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Japan needs all-out efforts to avert economic downturn

Publication Date : 04-10-2012


Japan's economy has taken another turn for the worse.

The government and the Bank of Japan must step up their vigilance and make all-out efforts to revive economic growth.

The short-term quarterly survey of business sentiment compiled by the Bank of Japan in September showed the diffusion index for large manufacturers' current business conditions deteriorated for the first time in three quarters.

The so-called Tankan survey showed the index for large nonmanufacturers leveled off and a bleak outlook is ahead.

About 70 per cent of the more than 10,000 businesses surveyed had sent their responses by early September. Their answers did not fully factor in the effect of the recent chilling of Japan-China relations over the Senkaku Islands. If the survey was taken now, the results would probably have been even more grim.

Seiji Maehara, the new state minister for national policy, said at a news conference held after his appointment, "Fiscal and financial policy will be carried out steadily and seamlessly." The government must act quickly to prevent the economy from worsening.

The biggest concern is the stagnation of foreign demand. The European economic slowdown due to the sovereign debt crisis and slackening growth of China, which is a major exporter to Europe, have dealt a painful blow to Japan's exports and production.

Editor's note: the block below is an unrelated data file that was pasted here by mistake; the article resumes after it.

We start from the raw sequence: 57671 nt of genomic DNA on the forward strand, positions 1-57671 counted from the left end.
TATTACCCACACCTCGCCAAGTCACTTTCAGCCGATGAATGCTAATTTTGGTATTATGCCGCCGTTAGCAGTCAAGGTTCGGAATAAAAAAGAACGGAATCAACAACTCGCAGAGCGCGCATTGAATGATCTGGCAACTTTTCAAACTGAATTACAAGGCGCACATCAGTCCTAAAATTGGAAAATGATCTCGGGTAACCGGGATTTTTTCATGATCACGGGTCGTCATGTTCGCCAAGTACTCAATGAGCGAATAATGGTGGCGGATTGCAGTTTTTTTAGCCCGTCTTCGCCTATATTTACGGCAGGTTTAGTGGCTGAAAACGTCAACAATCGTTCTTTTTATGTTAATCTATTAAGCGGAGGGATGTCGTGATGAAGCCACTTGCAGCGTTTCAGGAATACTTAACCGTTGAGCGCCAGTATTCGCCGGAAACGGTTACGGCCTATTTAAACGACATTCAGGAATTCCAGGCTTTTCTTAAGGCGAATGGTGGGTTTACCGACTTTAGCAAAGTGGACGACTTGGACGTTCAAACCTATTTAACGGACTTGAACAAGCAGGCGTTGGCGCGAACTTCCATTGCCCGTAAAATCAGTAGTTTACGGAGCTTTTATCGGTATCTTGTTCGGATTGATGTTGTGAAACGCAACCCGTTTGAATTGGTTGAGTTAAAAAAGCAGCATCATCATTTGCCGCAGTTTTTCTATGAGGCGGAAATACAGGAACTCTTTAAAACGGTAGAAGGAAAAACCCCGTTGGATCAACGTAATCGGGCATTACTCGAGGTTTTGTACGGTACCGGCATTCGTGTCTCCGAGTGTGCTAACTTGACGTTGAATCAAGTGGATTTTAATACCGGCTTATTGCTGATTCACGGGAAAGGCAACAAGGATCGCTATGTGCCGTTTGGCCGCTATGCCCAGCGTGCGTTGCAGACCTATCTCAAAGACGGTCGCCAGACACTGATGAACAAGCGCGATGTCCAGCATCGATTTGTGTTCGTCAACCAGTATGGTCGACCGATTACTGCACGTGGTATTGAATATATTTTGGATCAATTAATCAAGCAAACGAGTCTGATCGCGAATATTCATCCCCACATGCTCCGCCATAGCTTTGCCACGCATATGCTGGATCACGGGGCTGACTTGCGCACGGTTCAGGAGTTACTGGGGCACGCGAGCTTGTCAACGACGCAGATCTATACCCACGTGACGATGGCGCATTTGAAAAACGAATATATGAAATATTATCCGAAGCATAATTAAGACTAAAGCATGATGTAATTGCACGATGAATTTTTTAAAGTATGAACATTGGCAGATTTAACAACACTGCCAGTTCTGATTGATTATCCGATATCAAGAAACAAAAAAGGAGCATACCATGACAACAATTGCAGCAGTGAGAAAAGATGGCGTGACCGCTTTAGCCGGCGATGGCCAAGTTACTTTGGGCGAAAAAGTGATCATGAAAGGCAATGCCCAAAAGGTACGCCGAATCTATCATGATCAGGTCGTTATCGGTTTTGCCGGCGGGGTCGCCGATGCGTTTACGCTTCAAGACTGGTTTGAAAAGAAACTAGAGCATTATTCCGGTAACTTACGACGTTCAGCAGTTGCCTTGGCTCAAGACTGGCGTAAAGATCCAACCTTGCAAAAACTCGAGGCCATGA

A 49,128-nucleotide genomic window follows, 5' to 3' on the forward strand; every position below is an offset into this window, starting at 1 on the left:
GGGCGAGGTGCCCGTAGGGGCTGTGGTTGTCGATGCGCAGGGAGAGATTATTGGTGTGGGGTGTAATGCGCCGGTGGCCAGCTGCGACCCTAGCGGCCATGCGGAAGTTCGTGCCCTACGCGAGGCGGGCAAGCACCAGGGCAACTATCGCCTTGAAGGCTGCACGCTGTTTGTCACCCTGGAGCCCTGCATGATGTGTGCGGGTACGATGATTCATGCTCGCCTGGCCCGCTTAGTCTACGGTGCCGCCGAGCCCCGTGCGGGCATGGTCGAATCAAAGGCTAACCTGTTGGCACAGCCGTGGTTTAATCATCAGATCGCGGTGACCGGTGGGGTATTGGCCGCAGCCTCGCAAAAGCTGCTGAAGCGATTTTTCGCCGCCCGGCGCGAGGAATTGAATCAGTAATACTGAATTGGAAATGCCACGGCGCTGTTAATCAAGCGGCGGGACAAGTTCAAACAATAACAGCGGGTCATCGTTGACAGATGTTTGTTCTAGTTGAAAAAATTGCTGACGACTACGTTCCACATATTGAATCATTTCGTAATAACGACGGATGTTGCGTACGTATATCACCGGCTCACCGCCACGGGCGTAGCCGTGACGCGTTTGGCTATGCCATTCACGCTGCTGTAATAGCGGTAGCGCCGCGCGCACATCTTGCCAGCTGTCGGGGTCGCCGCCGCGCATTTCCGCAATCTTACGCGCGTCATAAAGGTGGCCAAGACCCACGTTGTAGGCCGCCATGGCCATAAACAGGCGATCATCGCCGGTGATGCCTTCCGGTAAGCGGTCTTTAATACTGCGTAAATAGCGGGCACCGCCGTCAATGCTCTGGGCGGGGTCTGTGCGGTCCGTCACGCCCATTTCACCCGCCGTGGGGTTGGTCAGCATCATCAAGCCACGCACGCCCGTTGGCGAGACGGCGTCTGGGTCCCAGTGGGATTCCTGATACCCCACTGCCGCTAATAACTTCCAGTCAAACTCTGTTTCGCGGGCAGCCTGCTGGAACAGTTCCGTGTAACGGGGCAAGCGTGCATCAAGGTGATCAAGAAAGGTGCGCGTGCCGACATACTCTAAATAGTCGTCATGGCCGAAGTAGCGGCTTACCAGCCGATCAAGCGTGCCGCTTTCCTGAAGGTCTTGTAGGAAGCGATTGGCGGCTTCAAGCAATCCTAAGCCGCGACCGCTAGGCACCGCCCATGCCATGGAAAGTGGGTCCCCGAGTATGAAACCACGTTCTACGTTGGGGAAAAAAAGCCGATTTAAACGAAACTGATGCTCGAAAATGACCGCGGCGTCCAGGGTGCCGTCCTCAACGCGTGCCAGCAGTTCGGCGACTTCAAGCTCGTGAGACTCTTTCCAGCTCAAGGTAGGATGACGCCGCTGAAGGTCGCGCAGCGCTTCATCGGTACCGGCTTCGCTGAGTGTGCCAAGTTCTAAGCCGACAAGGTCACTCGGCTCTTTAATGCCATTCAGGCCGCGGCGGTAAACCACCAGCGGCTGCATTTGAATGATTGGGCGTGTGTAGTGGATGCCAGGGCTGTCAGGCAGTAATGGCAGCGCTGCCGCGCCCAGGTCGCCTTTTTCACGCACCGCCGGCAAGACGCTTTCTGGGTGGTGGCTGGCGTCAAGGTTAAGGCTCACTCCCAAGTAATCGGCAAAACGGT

Bold monetary easing vital

The government and the central bank have drawn up a scenario for economic growth recovery in which domestic demand is sustained by reconstruction projects from the March 11, 2011, disaster and subsidies for environmentally friendly vehicles, among other factors, before growth is led by foreign demand. This scenario seems to be coming off the rails.

As part of additional monetary easing measures, the central bank on September 19 decided to increase the amount in a reserve fund used to purchase government and corporate bonds by 10 trillion yen to 80 trillion yen. But it has already been proven that this step will not bring about such desired effects as a correction of the strong yen. Such a piecemeal policy approach is totally inadequate for dealing with the problem.

To prevent the yen from becoming even stronger and to underpin business activity, flexible market intervention depending on market trends and bold additional monetary easing measures will be required.

This week's Cabinet reshuffle is a prime chance for the government to rectify previous economic policy blunders.

Drop 'zero-nuclear' policy

To ensure a stable electricity supply, it is absolutely essential that nuclear reactors be restarted after they are confirmed to be safe to operate. It is indispensable that the government withdraw the policy of ending reliance on nuclear power generation--a policy that will accelerate the hollowing-out of industry and hamper nuclear power plant exports.

Democratic Party of Japan-led administrations have persisted with their avowed handout schemes, delaying the implementation of growth strategy policies for an exit from protracted deflation and low growth.

To enhance growth potential amid Japan's declining population, it will be necessary to create new jobs and make more use of women and senior citizens in the workforce.

Nursing care and medical treatment are promising fields where demand is expected to increase with the aging of the population. Regulations restricting new participation must be eased to encourage private business to enter these markets.

It is also essential to support research and development projects in such growth sectors as energy and the environment, and foster new industries that are internationally competitive.


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